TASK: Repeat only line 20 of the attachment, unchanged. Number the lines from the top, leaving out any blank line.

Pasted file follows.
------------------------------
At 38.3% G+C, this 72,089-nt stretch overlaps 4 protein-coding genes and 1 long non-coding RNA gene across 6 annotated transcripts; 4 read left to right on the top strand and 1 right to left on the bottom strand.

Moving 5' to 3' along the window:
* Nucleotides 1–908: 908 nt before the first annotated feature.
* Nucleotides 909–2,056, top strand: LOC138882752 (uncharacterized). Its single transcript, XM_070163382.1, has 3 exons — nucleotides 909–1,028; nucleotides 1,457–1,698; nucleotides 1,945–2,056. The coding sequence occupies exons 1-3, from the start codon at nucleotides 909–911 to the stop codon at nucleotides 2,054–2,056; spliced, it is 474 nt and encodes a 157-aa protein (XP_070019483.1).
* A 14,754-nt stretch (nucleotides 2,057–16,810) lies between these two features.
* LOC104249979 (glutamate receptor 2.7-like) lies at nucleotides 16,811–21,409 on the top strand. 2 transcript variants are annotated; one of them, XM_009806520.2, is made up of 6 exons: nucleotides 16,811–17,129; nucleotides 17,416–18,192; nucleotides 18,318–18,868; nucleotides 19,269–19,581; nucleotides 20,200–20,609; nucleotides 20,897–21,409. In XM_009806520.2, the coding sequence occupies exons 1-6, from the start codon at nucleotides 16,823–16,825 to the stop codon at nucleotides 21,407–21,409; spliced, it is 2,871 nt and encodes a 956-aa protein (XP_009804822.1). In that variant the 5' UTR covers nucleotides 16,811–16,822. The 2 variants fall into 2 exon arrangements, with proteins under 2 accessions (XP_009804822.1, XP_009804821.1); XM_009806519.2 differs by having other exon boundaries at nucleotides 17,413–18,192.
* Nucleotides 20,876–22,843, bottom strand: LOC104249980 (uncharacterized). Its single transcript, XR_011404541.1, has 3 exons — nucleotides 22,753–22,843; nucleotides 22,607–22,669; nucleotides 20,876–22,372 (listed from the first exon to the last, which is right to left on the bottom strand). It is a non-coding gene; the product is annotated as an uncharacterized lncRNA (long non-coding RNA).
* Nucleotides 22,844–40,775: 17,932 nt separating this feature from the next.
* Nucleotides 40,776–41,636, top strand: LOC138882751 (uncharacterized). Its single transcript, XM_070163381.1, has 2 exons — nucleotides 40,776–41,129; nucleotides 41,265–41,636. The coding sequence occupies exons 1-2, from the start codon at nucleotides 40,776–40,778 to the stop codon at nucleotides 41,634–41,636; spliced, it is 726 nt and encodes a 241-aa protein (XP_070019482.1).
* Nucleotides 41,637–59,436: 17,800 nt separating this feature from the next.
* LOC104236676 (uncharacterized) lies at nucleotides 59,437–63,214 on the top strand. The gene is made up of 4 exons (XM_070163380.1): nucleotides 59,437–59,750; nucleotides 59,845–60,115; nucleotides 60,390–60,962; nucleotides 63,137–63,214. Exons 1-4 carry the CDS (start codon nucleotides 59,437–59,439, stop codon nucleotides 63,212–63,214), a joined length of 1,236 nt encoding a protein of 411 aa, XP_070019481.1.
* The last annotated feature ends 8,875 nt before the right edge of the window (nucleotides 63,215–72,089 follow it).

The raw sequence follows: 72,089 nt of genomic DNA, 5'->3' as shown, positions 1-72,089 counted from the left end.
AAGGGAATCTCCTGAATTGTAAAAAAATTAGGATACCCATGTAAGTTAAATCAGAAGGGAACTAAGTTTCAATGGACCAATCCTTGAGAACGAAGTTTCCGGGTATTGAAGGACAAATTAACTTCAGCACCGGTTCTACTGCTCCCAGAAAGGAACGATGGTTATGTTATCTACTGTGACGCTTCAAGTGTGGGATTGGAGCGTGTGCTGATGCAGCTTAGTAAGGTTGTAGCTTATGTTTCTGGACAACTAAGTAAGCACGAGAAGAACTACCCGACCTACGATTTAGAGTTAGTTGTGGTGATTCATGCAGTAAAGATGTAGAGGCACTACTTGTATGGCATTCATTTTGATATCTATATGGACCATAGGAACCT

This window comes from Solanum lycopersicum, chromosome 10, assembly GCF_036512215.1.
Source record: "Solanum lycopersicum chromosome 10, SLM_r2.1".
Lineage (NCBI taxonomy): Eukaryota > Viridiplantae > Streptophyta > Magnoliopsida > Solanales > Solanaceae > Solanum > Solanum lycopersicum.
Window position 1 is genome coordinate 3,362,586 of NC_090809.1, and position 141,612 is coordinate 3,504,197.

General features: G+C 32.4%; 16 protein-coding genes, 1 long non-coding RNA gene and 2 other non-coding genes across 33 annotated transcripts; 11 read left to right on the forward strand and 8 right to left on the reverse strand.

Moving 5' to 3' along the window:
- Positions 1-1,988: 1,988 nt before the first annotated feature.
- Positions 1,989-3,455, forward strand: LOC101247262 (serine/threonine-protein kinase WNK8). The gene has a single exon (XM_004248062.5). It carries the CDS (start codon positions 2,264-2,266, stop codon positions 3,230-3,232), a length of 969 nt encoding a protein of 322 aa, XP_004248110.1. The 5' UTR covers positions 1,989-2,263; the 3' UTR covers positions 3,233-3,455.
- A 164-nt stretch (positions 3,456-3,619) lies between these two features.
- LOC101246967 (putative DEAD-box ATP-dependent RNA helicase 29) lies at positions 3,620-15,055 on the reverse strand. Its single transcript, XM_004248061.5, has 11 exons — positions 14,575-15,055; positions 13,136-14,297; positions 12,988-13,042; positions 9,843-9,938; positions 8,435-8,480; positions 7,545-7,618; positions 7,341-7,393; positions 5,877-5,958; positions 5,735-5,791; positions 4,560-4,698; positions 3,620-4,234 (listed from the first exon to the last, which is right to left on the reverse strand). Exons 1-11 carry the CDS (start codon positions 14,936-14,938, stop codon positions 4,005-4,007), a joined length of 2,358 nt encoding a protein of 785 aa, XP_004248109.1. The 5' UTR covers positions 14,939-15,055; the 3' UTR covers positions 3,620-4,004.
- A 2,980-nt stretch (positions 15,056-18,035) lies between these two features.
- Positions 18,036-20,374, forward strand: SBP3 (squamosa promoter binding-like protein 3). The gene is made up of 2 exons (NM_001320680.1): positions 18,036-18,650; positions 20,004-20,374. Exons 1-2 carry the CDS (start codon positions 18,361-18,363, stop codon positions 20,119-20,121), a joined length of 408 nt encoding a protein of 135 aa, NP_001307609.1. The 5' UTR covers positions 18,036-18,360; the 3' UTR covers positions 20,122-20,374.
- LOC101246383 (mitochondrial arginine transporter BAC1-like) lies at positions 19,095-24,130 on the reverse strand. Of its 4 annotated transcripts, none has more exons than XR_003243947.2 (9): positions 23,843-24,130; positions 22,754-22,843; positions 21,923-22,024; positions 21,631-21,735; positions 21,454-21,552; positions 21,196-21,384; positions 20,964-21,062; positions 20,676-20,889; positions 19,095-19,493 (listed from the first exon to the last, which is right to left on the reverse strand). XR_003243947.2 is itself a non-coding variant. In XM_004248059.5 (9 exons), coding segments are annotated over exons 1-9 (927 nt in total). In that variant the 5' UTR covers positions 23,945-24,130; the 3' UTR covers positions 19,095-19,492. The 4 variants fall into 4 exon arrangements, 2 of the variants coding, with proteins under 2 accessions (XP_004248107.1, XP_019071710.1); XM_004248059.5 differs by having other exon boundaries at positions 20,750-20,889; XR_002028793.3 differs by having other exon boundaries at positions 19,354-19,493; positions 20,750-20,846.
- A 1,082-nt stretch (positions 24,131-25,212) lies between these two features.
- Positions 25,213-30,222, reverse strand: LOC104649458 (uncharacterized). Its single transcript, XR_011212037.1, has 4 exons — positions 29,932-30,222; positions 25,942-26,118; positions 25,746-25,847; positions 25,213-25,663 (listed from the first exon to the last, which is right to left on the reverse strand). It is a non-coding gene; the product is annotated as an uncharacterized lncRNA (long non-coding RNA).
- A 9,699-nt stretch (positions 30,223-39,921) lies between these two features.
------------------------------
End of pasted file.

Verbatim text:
Moving 5' to 3' along the window: